Last weekend, I went to a Fulbright conference in Ufa organized by my colleague and friend Cathy. It was a fantabulous time, about which more later, but it was also great to see another part of Russia, and to be surprised yet again.
I went to Ufa knowing only two things about it:
1. It is the capital of the ethnic Republic of Bashkortostan. (The Soviet Union had a bunch of ethnic autonomous republics and Soviet Socialist Republics, and some of them were part of Russia and some of them weren’t. After the collapse of the Soviet Union, Soviet Socialist Republics like Kazakhstan and Turkmenistan gained independence, but autonomous republics like Bashkortostan and the Jewish autonomous okrug remained part of Russia.)
2. It has a population of 1 million people.
I arrived on a flight from Moscow with two other Fulbright friends, Randi and Rikki, who stayed in the same host family with me. We were picked up from the airport in Ufa by a guy named Ramil, from the American Corner, and driven past folding hills and beautiful, new houses with roofs in bright green and red and blue. There was sun and deciduous trees and highways with guardrails.
I know I have a tendency to compare cities to Pittsburgh (see: Bilbao, Arkhangelsk), but I do think Ufa is analogous to Pittsburgh in the way it compares to the capitals. If St. Petersburg is Los Angeles, the city of glamour and beauty that tourists flock to; and Moscow is New York, the monstrous, magnificent metropolis; then Ufa is Pittsburgh, the midsize, unassuming, clean city that’s definitely a city but also livable, with room to breathe.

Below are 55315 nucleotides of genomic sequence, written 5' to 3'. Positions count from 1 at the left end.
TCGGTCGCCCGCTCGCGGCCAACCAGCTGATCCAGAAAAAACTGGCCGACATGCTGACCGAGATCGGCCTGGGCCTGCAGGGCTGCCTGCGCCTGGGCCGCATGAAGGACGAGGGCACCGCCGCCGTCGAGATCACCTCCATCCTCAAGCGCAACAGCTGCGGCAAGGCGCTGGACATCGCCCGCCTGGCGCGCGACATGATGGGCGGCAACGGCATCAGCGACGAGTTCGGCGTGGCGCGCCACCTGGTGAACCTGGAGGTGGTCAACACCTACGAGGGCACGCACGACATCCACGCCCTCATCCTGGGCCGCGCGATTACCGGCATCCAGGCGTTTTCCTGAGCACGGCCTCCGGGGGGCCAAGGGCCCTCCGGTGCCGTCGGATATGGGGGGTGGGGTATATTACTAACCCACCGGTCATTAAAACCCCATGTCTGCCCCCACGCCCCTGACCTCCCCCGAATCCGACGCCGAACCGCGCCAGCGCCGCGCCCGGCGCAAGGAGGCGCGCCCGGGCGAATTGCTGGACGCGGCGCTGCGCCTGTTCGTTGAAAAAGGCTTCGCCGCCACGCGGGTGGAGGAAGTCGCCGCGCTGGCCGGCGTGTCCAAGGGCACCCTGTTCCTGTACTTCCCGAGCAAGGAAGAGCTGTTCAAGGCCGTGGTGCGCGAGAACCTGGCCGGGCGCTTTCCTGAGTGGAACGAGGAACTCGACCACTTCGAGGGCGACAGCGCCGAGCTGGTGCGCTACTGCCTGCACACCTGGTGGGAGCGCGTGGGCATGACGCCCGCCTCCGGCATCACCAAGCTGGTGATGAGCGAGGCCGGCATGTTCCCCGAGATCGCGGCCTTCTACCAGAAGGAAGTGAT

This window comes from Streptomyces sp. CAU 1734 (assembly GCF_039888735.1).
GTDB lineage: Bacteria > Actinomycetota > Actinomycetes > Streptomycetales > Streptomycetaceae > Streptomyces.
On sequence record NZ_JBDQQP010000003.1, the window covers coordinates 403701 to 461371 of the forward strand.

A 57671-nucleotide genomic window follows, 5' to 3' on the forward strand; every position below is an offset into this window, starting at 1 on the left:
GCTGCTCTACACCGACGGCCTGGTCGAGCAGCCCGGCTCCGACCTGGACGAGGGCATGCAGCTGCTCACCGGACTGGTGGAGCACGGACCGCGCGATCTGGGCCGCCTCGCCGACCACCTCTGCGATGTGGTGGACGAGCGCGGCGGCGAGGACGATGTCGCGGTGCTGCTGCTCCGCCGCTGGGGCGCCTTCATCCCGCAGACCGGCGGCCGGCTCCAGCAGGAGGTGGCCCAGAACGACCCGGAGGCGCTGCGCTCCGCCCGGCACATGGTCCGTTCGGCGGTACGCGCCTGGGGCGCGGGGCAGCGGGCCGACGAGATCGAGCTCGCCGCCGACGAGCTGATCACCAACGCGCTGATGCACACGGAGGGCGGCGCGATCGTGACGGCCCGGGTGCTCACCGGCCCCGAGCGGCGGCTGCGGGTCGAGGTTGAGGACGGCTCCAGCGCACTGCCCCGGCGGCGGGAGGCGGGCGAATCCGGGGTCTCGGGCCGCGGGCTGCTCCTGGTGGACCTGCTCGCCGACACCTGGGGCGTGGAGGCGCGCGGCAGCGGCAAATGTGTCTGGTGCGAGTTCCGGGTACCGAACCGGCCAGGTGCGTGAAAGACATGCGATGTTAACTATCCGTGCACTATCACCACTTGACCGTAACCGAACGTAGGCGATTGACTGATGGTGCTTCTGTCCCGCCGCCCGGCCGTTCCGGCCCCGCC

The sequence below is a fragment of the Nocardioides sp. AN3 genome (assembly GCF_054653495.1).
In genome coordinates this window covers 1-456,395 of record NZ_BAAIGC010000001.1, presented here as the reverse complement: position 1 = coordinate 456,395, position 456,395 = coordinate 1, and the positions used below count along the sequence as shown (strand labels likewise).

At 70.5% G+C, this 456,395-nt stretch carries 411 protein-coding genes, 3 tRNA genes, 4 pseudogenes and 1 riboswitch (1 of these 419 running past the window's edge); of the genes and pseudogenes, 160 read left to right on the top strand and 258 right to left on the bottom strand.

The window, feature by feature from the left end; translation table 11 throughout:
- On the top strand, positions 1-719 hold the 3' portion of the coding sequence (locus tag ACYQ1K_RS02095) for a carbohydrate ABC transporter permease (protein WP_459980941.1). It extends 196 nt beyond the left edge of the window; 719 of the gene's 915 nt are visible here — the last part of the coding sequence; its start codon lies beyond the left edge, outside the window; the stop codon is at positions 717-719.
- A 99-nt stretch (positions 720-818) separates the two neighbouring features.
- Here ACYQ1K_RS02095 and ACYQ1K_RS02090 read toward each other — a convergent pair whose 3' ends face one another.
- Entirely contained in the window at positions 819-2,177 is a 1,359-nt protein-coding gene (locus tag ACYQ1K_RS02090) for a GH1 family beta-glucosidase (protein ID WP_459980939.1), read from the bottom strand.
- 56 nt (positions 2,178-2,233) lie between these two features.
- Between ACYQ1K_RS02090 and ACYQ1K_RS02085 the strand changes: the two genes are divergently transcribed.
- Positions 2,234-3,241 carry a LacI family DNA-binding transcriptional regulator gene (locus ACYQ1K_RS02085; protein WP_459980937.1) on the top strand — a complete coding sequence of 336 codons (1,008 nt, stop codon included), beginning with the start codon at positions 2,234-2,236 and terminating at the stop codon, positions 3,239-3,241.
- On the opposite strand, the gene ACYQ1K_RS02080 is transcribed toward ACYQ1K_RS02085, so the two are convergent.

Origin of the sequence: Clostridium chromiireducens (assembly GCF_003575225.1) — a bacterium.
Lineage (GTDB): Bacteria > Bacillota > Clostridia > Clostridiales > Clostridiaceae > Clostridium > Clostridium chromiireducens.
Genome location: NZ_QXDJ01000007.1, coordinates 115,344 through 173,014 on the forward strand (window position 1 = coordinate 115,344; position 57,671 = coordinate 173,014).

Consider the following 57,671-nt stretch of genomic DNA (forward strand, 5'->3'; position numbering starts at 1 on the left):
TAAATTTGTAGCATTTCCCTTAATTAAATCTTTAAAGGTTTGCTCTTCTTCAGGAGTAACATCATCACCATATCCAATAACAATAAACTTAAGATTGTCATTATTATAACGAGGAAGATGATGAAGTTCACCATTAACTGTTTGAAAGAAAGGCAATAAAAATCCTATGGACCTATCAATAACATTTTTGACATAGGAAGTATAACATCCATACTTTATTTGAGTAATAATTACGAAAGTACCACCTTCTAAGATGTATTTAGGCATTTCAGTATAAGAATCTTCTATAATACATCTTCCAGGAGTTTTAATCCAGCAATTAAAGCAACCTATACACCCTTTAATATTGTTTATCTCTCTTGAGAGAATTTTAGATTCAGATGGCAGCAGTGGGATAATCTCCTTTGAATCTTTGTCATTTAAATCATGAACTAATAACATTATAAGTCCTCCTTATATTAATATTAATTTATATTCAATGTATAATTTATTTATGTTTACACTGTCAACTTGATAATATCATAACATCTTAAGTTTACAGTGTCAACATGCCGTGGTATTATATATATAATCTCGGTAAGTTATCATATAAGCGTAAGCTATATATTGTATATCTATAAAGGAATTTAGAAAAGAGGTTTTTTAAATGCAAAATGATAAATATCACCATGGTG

But there the similarity ends. We only got to see Ufa for three days (and one of those days was spent in a “Base of Active Rest” outside the city), but the Ufa that we saw was a smorgasbord of awesome. Our experience would have been impossible as tourists, or even as a single Fulbrighter visiting Cathy. Our concentration of American-ness gained us access to the very coolest bits of Ufa.
We got a whirlwind tour of the National Museum of Bashkortostan with a guide who treated us like five-year-olds, in the best way possible, and learned that Bashkortostan is famous for its honey. We met the man who wrote the Bashkir national anthem and he played it for us on the piano. We went to a bar called Pab Bob’s and located on Karl Marx Street. We got a private performance by students at the Rudolf Nureyev Choreographic School. We spent a night at a cabin in the countryside singing, drinking, speaking Russklish, visiting the banya, roasting marshmallows, and taking leisurely walks to the river. Back in Ufa, we watched a play in Bashkir, with Russian translations piped to us by headphones. We tried a drink of fermented horse milk. We made friends and haggled over taxi fares. It was all over far too soon.
For more pictures, check out my album on facebook.